by IM staff
While deadburned magnesia (DBM)
holds the largest share of the magnesia market, interesting
opportunities are arising in caustic calcined magnesia (CCM)
production. This market is set to expand as a greater need for
CCM in animal feed and fertilisers, arises on the back of
changing diets in emerging economies and a growing middle
This has led major companies such
as Rio Tinto and BHP Billiton to invest in fertiliser markets
more heavily this year.
Another area of growth, albeit a
small one, is the use of CCM in pharmaceutical applications,
although this calls for a very high grade of CCM.
The bulk (approximately 90%) of CCM
production is based on natural magnesite and destined largely
for agricultural applications, such as animal feedstuffs and
fertilisers (involving grades in the 85 - 90% MgO range) or for
bulk industrial applications, such as construction and paper
processing (90 - 95% MgO). The uses for magnesia as a
refractory mineral or as filler in animal feed are well known,
though not so well reported is the use of magnesium hydroxide,
or brucite, which is used in chemical applications and as a
China is a major producer of CCM,
holding about 72% of capacity, followed by Spain with 6%, the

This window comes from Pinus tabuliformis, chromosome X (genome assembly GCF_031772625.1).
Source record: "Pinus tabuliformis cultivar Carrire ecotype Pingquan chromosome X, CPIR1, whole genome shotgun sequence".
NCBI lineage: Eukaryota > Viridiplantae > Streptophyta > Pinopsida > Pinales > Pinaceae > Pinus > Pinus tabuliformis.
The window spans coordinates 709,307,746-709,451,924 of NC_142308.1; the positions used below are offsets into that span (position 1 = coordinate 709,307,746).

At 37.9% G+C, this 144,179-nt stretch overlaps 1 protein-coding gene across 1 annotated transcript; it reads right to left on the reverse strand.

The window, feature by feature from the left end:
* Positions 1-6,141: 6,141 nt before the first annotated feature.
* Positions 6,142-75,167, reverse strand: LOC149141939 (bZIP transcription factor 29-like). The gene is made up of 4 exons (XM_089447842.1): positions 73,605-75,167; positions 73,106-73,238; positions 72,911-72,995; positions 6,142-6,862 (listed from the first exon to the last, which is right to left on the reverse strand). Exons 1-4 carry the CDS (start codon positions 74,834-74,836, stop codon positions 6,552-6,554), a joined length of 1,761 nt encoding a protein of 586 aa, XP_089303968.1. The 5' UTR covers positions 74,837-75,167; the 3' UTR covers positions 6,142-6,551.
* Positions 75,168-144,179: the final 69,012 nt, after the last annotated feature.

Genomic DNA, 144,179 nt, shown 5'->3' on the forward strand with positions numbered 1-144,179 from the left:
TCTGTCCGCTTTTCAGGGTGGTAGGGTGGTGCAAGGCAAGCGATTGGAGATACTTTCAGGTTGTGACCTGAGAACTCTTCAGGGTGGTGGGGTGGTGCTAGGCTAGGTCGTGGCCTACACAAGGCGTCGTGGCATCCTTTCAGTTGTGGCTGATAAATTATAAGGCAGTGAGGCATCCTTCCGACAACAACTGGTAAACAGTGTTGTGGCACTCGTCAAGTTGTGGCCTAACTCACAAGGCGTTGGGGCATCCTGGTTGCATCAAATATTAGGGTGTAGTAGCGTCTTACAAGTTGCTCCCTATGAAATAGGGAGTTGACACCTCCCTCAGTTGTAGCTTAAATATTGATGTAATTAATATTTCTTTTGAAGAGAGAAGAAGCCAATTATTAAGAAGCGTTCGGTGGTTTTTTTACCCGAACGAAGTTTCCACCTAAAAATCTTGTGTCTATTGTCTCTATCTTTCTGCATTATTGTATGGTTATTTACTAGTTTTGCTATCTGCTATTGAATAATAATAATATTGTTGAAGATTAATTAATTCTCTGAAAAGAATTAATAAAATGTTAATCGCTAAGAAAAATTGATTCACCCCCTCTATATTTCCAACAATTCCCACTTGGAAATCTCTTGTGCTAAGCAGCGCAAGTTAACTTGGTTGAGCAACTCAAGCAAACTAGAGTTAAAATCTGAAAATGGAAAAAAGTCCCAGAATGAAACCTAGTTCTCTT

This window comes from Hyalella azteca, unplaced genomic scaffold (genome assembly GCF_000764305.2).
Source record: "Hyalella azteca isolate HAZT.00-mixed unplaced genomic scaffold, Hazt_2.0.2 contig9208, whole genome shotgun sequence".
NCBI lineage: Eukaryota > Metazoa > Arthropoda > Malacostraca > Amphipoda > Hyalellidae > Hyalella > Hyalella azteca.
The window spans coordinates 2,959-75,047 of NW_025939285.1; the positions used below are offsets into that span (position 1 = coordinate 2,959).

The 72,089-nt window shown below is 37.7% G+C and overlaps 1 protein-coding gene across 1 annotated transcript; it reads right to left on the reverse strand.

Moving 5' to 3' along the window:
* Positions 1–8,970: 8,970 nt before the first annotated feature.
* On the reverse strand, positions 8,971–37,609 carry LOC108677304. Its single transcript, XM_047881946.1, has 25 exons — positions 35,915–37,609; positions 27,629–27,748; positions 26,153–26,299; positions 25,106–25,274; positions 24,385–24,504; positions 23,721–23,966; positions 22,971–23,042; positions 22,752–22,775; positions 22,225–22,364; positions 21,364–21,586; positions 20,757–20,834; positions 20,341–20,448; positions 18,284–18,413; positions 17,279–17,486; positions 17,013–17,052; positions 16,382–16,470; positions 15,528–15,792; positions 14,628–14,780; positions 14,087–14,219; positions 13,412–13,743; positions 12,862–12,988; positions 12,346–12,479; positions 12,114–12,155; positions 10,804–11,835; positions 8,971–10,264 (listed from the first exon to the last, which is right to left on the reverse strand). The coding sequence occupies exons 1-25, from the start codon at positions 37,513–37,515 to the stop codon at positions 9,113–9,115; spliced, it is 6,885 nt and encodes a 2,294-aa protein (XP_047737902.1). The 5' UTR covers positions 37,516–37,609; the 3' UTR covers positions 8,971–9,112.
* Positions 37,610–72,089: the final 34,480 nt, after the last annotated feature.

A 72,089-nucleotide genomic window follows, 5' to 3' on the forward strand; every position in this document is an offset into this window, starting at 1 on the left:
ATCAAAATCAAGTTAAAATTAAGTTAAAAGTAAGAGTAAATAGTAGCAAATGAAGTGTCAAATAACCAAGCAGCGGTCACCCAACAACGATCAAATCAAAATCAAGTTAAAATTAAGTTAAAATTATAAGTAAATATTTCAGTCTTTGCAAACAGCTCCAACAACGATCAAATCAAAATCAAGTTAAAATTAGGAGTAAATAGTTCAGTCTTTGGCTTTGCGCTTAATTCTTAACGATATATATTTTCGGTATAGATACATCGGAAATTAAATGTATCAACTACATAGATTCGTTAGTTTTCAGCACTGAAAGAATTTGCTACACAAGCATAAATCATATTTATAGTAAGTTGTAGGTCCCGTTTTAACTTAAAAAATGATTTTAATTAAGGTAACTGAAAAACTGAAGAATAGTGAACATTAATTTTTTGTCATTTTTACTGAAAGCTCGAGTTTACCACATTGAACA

US with 3%, and Greece, Austria and Canada with 2%,
The remaining 10% of CCM production
based on seawater/brine includes both high (+99% MgO) and
medium (+96% MgO) purities for specialised industrial
applications ranging from chemicals, pharmaceuticals,
anti-scorch agents, steel coating and environmental uses.
Indeed, water and effluent treatment has been a major growth
area in recent years. Production of brine-based CCM is
concentrated in the US, Japan and Israel.
While there are numerous
non-refractory uses for CCM, the largest volumes are used in
agricultural and water treatment/neutralisation
In the agricultural sector,
considerable quantities are used in the North American and
European markets, where CCM is used as an additive in animal
feed, with developing markets in countries such as China and
Magnesia is also used as a
fertiliser, especially in Europe. In North America the use of
magnesia as fertiliser has not been taken up as quickly.
Instead, water treatment applications hold a larger portion of
the market in North America than in Europe. There, applications
tend to utilise magnesium hydroxide, either from brine
operations where it is extracted directly before calcining, or